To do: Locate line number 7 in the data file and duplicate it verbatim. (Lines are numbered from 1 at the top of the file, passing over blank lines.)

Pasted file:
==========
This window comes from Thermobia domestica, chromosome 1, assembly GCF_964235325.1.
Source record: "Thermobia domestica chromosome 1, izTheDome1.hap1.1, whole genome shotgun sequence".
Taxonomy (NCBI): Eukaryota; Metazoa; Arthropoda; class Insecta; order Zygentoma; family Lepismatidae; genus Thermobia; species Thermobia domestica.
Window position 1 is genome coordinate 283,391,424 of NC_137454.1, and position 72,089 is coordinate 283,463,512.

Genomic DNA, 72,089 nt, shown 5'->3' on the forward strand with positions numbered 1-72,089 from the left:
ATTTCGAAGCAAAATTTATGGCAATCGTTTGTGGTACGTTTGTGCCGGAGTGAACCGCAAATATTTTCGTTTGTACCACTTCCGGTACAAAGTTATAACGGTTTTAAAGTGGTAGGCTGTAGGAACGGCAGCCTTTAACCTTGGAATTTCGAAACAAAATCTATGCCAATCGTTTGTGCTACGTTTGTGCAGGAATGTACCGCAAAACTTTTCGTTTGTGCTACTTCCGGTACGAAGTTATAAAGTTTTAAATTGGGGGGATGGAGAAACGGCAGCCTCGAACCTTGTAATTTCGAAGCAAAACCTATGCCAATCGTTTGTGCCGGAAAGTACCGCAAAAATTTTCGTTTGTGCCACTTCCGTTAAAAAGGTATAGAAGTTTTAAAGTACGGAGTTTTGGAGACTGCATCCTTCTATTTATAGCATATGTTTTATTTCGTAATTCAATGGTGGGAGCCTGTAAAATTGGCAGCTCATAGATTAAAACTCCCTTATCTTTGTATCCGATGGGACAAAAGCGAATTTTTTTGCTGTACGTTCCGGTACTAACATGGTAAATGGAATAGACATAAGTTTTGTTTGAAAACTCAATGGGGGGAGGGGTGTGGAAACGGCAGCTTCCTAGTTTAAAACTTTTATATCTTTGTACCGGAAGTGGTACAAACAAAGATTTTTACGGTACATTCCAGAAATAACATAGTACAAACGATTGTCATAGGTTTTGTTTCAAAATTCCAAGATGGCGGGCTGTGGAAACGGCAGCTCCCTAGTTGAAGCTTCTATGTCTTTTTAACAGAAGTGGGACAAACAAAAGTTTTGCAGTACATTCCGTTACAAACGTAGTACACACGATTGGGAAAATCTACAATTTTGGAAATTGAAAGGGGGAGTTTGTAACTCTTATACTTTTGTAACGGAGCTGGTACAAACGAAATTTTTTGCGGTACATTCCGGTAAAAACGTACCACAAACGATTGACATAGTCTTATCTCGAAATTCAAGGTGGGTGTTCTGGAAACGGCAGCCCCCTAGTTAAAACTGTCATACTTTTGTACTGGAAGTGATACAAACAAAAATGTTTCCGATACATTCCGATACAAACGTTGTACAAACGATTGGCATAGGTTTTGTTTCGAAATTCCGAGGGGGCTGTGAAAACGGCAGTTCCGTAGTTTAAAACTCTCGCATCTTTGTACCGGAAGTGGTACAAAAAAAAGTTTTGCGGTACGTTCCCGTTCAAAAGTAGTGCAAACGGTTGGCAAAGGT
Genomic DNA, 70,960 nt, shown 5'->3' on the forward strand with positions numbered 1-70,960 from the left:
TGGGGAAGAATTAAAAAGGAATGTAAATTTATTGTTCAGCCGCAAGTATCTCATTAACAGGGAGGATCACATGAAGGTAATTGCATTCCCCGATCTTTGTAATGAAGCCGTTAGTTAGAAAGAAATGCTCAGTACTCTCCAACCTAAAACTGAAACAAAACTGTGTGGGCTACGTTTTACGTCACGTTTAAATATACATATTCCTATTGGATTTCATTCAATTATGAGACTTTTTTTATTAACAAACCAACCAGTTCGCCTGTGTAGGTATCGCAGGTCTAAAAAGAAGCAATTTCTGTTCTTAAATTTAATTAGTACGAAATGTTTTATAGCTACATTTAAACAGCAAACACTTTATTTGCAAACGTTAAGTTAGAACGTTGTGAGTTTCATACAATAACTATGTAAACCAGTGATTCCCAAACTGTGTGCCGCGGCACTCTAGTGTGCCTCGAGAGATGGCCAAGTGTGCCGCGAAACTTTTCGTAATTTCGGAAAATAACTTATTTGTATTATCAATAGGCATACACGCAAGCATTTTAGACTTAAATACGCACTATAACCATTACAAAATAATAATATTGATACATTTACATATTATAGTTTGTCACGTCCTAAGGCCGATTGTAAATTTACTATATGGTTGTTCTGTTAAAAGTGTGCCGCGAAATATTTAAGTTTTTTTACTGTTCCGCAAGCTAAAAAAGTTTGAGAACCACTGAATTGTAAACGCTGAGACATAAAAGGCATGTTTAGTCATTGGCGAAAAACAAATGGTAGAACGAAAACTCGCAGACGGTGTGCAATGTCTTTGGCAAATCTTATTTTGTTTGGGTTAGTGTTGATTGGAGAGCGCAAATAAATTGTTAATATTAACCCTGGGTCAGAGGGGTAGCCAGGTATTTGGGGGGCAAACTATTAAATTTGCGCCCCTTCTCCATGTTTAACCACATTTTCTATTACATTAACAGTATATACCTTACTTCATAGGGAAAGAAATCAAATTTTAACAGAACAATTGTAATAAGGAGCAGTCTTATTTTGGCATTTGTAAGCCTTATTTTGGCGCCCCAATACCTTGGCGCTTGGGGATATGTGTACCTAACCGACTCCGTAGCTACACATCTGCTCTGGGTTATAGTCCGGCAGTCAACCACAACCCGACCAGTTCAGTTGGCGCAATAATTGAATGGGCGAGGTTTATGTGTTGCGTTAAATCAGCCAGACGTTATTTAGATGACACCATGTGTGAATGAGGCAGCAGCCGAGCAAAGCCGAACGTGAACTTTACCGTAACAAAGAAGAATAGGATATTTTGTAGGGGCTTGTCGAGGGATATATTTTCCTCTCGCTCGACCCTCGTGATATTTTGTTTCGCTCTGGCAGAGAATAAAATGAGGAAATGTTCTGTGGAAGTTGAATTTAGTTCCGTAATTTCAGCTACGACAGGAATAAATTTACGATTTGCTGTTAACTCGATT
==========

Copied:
Genomic DNA, 70,960 nt, shown 5'->3' on the forward strand with positions numbered 1-70,960 from the left: